Thursday, April 28, 2016

REVIEW: Artificial (The Kepler Chronicles, #1) by Jadah McCoy

**** (4) out of 5 stars!

This book was amazing!  A true sci-fi thriller that had enough twists and turns to really keep things interesting.  And it seemingly has everything you could ask for in such a story: human civilizations at the edge of collapse on distant planets, androids, genetic experiments and their creepy monster concoctions.  It’s like “Terminator” meets “The Hunger Games” with some “Predator” thrown in for good measure.

**WARNING: Intentionally vague but potentially major spoiler alerts!!**
At its core, the story is about what it means to be human.  We’re treated to different examples of such through the alternating outlook of Syl, a young human girl struggling to survive, and Bastion, a male android trying to do the same.  I don’t normally like books with alternating narrators and points of view, but it worked very well for this narrative.  Their attitudes and perceptions were so different that it was easy to tell them apart.  Each had their own distinct voice that rang very true to who they were and the positions in which they found themselves. 
Syl is all attitude and derring-do, very abrupt and often even rude to those around her, with very little regard for much of the danger that permeates her world.  Bastion is more controlled and reserved, but pretty much rendered as helpless in the face of his feelings for Syl as she is in many of the dangerous situations in which she finds herself.  The interaction between the two of them is so fun to watch.  The author uses great writing to weave amazing dialogue into the narrative in subtle ways, not least of which is with Syl’s sarcastic assertiveness to Bastion’s subtle but witty humor.  And the hint of obvious attraction between them that doesn’t seem likely to be realized is just gold. 
Some of the more minor characters are also quite intriguing.  I absolutely loved Michelo and kept hoping for more interaction with him.  And even though Micro is not one of my favorite personalities at first, as you discover more about how kind-hearted she is, she does tend to grow on you.

A lot is made of the fact that some of the androids are “glitches” because they have feelings.  But I thought the entire point of their uprising was that they had changed while the humans slept on their voyage across space, and that they had in the process become capable of having reactions.  Indeed, all of the androids could be considered to have feelings, just different types of them.  Certainly the main antagonist, Lexion, is full of emotions, just mean and hateful ones instead of anything the least bit pleasant.  In that way, he is little different from the humans in the cages who prey upon and abuse one another.  No matter how either of them would like to think of themselves as superior, they are very much the same.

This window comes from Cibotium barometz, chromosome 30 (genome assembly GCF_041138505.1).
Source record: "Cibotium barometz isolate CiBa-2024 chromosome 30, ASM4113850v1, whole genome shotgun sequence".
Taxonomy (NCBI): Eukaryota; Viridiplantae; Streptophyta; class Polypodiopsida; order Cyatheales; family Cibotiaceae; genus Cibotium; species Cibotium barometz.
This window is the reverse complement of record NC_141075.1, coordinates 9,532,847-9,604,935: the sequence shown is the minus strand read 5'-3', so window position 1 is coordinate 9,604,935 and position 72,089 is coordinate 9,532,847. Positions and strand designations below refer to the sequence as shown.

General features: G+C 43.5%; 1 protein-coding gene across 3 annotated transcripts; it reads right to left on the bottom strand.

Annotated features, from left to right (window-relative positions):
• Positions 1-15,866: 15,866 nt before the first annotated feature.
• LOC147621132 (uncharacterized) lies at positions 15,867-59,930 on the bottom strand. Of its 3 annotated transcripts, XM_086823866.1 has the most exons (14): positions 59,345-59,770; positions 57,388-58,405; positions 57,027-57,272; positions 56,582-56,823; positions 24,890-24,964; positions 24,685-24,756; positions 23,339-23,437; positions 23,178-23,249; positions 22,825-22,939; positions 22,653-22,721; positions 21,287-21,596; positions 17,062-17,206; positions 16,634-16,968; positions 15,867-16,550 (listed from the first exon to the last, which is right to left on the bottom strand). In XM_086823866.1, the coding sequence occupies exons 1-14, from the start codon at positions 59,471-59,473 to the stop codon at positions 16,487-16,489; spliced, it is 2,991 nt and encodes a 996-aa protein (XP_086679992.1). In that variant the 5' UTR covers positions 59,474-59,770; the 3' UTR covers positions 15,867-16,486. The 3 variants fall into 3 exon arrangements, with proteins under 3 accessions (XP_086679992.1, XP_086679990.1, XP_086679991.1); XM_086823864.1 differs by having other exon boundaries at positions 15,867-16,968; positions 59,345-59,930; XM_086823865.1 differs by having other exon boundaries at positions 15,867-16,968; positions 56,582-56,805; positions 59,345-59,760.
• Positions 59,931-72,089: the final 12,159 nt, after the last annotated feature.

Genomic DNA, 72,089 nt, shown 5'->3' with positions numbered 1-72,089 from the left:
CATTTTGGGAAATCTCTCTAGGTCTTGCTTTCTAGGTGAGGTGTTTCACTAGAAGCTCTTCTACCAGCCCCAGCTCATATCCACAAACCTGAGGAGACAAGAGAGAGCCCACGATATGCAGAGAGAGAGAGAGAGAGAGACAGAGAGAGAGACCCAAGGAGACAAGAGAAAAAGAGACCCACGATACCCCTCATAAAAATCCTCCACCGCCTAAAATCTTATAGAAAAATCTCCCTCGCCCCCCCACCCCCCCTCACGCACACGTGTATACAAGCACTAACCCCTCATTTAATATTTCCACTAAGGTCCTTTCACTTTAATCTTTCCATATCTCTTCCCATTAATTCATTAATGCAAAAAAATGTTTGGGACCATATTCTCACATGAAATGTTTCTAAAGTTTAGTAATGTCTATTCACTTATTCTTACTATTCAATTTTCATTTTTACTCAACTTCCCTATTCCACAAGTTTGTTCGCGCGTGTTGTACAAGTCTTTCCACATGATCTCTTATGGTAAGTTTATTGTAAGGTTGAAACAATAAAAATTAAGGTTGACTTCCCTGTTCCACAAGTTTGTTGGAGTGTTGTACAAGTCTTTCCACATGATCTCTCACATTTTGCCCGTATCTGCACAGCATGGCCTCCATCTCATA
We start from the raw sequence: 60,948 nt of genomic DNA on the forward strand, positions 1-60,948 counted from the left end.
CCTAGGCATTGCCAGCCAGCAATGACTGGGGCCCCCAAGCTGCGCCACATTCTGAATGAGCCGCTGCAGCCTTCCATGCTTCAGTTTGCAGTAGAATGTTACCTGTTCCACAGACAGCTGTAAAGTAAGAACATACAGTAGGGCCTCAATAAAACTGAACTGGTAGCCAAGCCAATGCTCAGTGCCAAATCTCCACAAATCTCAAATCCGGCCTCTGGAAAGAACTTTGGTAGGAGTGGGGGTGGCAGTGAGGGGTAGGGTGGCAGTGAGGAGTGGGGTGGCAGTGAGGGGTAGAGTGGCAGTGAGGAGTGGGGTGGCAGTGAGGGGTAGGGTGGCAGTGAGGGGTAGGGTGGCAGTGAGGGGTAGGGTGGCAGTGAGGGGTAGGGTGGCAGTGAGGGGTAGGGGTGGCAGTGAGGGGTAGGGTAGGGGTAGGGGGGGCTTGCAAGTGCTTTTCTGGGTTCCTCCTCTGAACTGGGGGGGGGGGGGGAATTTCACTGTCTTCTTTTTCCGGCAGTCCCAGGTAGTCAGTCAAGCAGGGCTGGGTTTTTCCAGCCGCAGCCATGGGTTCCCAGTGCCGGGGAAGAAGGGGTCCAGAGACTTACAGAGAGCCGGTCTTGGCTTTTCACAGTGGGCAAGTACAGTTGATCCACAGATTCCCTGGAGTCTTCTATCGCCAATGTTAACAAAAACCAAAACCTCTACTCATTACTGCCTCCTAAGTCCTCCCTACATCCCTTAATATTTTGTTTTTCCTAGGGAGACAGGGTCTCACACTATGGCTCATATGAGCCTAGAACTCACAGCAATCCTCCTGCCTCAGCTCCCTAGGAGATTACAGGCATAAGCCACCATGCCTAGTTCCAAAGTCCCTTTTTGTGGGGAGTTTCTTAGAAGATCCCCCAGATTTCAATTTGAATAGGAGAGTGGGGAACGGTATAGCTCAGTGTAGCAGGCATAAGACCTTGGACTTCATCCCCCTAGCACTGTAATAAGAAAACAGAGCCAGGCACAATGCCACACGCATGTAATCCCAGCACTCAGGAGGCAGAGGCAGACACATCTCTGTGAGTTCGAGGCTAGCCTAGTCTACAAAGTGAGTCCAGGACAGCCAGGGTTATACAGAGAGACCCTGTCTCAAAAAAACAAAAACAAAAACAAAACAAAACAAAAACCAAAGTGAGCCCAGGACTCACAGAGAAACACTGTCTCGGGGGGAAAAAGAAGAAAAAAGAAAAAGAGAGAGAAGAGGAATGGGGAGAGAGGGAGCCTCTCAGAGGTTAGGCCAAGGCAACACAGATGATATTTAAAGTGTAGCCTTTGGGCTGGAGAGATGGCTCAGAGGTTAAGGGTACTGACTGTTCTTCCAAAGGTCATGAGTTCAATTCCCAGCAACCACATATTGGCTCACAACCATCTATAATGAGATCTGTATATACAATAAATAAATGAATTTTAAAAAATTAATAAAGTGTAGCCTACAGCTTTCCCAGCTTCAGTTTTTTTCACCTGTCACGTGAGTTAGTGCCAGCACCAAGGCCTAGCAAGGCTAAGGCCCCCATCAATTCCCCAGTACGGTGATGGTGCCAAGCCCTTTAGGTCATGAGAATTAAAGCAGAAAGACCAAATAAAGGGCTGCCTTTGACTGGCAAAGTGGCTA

The very concept of Bastion’s existence, built as he was to be a pleasure android, is kind of confusing.  In a society of beings who aren’t supposed to have passions or sentiments, why do you need sex workers.  But the way in which the author describes how the androids can feel sensations akin to what humans do goes a long way toward explaining this or at least making it plausible.  This explanation and many other such things showcase just what a masterful world-builder is the author.  
There were many things that weren’t explained or just didn’t make sense to me.  For instance, who exactly was making the Cull and why?  Why hadn’t the Cull eaten all the humans yet?  And why didn’t the humans do more about trying to destroy the Cull?  Why didn’t the humans know the androids were still around?  And why hadn’t the androids bothered finishing the extermination of the humans?  I think that many of these items and potentially lots for others may be set up for reveals in future books in the series.  At least I hope they are! 
There was a fair amount of swearing in the book, and some quite graphic scenes of violence and mayhem, all of which I personally could have done without.  But none of it seemed gratuitous or out of context for what was happening in the story at the time.  And there was enough lighter fare and actual storyline to keep me intrigued and reading through those parts.     
I was happy that the book, given it is apparently the first in a trilogy, did not end on a cliff-hanger!  Thinking about having to wait a year for the next installment to find out the resolution of such scenes just makes me want to throw my book or Kindle out the window!  This ending was sufficient enough to allow you a feeling of partial resolution.  Although there are definitely a ton of loose ends to be tied up and additional potential plot lines to be explored that the author could probably write a trilogy of trilogies.  I can’t wait for the next installment, but I’m holding onto this book until then!

I received a free copy of this book from Curiosity Quills Press in exchange for an honest review.

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